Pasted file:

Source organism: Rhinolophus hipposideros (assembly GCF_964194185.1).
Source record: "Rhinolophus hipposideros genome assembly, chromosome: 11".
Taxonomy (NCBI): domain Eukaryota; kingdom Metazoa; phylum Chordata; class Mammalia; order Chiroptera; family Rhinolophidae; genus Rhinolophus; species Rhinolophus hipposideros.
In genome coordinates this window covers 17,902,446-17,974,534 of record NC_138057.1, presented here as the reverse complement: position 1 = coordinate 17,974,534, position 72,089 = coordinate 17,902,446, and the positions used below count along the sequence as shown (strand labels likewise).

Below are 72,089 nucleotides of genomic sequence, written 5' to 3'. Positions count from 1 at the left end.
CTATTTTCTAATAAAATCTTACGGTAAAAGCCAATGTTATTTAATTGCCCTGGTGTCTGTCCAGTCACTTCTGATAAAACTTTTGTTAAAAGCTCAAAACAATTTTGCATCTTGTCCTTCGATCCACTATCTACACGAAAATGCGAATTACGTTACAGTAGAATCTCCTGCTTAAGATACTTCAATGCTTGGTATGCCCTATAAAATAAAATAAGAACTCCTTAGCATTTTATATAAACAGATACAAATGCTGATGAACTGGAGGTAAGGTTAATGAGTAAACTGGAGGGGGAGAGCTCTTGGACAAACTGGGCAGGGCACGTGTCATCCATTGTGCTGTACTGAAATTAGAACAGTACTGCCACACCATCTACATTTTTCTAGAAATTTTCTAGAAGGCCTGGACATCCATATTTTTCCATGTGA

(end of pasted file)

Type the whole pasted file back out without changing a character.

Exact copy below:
Source organism: Rhinolophus hipposideros (assembly GCF_964194185.1).
Source record: "Rhinolophus hipposideros genome assembly, chromosome: 11".
Taxonomy (NCBI): domain Eukaryota; kingdom Metazoa; phylum Chordata; class Mammalia; order Chiroptera; family Rhinolophidae; genus Rhinolophus; species Rhinolophus hipposideros.
In genome coordinates this window covers 17,902,446-17,974,534 of record NC_138057.1, presented here as the reverse complement: position 1 = coordinate 17,974,534, position 72,089 = coordinate 17,902,446, and the positions used below count along the sequence as shown (strand labels likewise).

Below are 72,089 nucleotides of genomic sequence, written 5' to 3'. Positions count from 1 at the left end.
CTATTTTCTAATAAAATCTTACGGTAAAAGCCAATGTTATTTAATTGCCCTGGTGTCTGTCCAGTCACTTCTGATAAAACTTTTGTTAAAAGCTCAAAACAATTTTGCATCTTGTCCTTCGATCCACTATCTACACGAAAATGCGAATTACGTTACAGTAGAATCTCCTGCTTAAGATACTTCAATGCTTGGTATGCCCTATAAAATAAAATAAGAACTCCTTAGCATTTTATATAAACAGATACAAATGCTGATGAACTGGAGGTAAGGTTAATGAGTAAACTGGAGGGGGAGAGCTCTTGGACAAACTGGGCAGGGCACGTGTCATCCATTGTGCTGTACTGAAATTAGAACAGTACTGCCACACCATCTACATTTTTCTAGAAATTTTCTAGAAGGCCTGGACATCCATATTTTTCCATGTGA